Do you need a mobile phone? Everything you can do on a mobile phone you can do on a tablet. And then you only need to purchase data not voice calls. In my opinion it would be harder travelling with just a mobile but not a tablet rather than travelling with a tablet and no mobile. The only reason I carry a mobile phone while travelling is that it’s a light weight camera and its easier to upload the photos to Instagram. Making calls is secondary. I can keep in touch with home on my laptop with Skype. I don’t use many apps so I don’t really need a tablet. I have one but I pretty much use it as a Kindle.

6. Are you into photography?

This question opens a pandoras box because there are so many questions after this. SLR or Compact? One lense or multiple? But your choice of camera or no camera will influence your other hardware choices. Because of this. If you take an SLR camera you’ll need a card reader and an OTG cable then upload an app to hold the pictures. Another more expensive option is to buy a tablet that accepts a USB port. If not you can use a laptop. But a lot of this will depend on what hardware you currently have and what you can carry.

Here are 3 tablets that do have a 2.0 USB port

Acer Iconia Tab A200

Toshiba Thrive

Microsoft Surface


No solutions here because there are so many questions. My mobile phone of choice is a Nokia 1020 because of one reason, a 39 megapixel camera with a Zeiss lenses. I’m happy to tolerate a Windows operating system to get those superior photos.

7. Are you going to travel through Europe in a campervan, caravan or camping with a car?

If you are going to have a vehicle you have the ability to bring devices that weigh more such as a larger camera, laptop and you will use a GPS. There will be at least 2 people more than likely so you can share the cost and mobile broadband modems can handle multiple devices connecting to them.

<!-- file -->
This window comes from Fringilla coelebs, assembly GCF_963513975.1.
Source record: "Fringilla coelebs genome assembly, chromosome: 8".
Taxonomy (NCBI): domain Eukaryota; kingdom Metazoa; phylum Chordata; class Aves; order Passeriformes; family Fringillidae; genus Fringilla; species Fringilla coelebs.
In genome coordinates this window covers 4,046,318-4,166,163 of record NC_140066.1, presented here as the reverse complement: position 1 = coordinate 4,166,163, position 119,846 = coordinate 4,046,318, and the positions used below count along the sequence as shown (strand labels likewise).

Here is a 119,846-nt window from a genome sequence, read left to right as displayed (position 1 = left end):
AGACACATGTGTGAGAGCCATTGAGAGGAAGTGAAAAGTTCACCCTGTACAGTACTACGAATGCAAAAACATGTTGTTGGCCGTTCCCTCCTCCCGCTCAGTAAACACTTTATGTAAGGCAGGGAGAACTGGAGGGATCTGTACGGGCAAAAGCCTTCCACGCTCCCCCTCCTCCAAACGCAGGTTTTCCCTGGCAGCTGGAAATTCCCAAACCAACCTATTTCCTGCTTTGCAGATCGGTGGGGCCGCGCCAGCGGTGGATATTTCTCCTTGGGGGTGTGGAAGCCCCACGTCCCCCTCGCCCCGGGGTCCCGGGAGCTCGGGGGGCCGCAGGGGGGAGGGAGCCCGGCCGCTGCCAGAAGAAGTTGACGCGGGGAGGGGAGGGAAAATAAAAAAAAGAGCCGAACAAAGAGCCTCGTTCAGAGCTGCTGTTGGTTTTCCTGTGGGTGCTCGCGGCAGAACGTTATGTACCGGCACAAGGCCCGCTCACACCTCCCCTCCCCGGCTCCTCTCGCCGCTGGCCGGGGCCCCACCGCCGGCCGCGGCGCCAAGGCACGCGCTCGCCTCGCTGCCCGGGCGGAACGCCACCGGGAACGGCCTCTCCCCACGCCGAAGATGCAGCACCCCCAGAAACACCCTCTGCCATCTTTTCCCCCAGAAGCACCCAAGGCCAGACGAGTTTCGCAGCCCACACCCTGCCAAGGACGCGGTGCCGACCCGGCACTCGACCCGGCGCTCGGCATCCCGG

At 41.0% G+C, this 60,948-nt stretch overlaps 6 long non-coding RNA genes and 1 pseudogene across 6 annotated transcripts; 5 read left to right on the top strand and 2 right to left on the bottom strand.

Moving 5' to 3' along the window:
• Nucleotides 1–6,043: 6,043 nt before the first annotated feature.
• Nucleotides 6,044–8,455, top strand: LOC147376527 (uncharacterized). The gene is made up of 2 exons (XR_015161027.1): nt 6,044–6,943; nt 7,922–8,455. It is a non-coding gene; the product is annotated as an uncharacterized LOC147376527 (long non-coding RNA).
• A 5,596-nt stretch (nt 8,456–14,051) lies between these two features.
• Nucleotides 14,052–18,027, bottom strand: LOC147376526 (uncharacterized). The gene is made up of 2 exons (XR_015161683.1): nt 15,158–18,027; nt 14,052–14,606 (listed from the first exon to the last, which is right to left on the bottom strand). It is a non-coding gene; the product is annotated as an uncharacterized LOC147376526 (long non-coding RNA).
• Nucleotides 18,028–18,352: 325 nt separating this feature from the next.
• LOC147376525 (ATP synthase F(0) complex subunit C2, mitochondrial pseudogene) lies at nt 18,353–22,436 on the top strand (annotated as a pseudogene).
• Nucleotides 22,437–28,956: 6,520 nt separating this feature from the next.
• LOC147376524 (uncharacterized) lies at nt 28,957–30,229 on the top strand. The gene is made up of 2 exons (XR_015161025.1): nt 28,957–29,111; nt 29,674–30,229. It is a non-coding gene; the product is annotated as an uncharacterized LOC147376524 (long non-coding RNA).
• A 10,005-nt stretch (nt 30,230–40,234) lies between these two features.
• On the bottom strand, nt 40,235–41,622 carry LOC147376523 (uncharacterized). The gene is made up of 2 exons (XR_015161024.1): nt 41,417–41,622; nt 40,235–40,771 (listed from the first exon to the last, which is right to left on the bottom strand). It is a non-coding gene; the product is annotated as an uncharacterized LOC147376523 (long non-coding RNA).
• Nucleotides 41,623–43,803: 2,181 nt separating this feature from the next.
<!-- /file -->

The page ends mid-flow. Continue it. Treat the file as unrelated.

If you are travelling by vehicle for a longer time period I would highly recommend getting a mobile broadband wi-fi modem. It will give you broadband while you’re travelling allow you to book your next campsite make telephone calls by Skype and will make your trip more enjoyable.

So here are some summary points to conclude

  1. Do not use global roaming unless its a short trip – Skype is your friend.
  2. You can get moderately priced data only SIM cards in Europe
  3. You will not find free wi-fi everywhere in Europe mobile broadband is a great backup
  4. You will need data more than voice calls so think data first and you can make your voice calls using data.
  5. If you are a group travelling together a mini-modem is a better option than everyone buying USB mobile broadband modems.
  6. If you are heavily into photography think about how you can upload and store the photos do you need cloud access and how do you get the photos from camera to storage.